- LeBron James/Free Agency. Both of these teams have been focused on 2010 free agency since the trade deadline. Of course, the Knicks have been focused on that plan a lot longer - like two full seasons, which is pretty crazy if you think about it. Do either of them have a chance at LeBron? I would characterize the odds as pretty slim in each case. The Knicks have the bigger city and the better tradition to offer, as well as the cap space to add a second free marquee agent alongside James. The Clippers have better weather, an almost equally large market, and a much better existing cast to offer.
- Plan Bs. The Clippers could conceivably stand relatively pat if they don't get a huge free agent to sign with them. They could keep the Bird rights on their existing free agents, pursue a sign and trade for an upgrade at small forward, maybe sign a player with their mid-level exception, re-sign a Rasual Butler, they'll have a lottery pick, etc. The Knicks on the other hand are kind of all in on free agency. They have to spend a TON of money this summer just to get to the NBA minimum. Of course, it's New York, and they'll spend their money on at least two relatively big names. Joe Johnson has been rumored to be headed to Gotham, possibly with Chris Bosh. Or maybe David Lee is the superstar big they end up paying superstar money. I doubt he'll give them any discount.
- Short timers on the roster. The Clippers only have four active players (only three if Baron doesn't play) who have contracts for next season - they have five contracts total, counting Blake Griffin. The Knicks have only four guaranteed contracts, counting the player option that Eddy Curry is sure to exercise. They also have team options on low priced players like Bill Walker and J.R. Giddens. There will be some point in tonight's game at which all 10 players on the court will be free agents.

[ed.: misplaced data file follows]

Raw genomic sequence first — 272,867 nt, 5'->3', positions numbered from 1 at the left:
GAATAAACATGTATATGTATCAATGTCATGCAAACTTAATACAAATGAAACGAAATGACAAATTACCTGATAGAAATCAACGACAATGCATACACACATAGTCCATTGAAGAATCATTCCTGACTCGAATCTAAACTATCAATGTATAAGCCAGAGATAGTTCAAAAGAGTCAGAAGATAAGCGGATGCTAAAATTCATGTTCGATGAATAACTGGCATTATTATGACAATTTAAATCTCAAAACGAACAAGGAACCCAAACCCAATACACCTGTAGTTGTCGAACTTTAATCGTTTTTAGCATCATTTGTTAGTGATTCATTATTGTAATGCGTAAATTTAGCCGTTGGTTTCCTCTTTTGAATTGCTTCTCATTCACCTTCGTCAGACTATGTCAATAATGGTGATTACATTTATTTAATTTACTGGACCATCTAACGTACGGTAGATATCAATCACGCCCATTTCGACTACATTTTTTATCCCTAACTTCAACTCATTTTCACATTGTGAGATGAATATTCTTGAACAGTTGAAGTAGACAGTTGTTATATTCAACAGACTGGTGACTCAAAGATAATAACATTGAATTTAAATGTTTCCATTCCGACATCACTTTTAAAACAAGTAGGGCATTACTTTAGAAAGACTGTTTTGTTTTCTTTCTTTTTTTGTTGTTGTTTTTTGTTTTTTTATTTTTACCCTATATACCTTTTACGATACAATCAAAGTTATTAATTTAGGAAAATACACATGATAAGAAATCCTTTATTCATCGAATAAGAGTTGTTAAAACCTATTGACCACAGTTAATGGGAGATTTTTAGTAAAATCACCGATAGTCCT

- The coaches. One thing that the Knicks have worked out going into the summer of LeBron is the coaching situation. Mike D'Antoni has been coaching in New York for two seasons now, but he got an absolute free pass during those two seasons, since the plan was always to get as far as possible under the 2010 cap, no matter what it meant to the team these two seasons. D'Antoni will be expected to begin producing results next season, but much will ride on who actually signs. The Clippers' coaching situation on the other hand is completely up in the air. Kim Hughes was happy to take the interim job, and is making the most of it, and trying to learn from the experience. But he was never likely to be the coach long term, and his record since taking over guarantees that he won't be.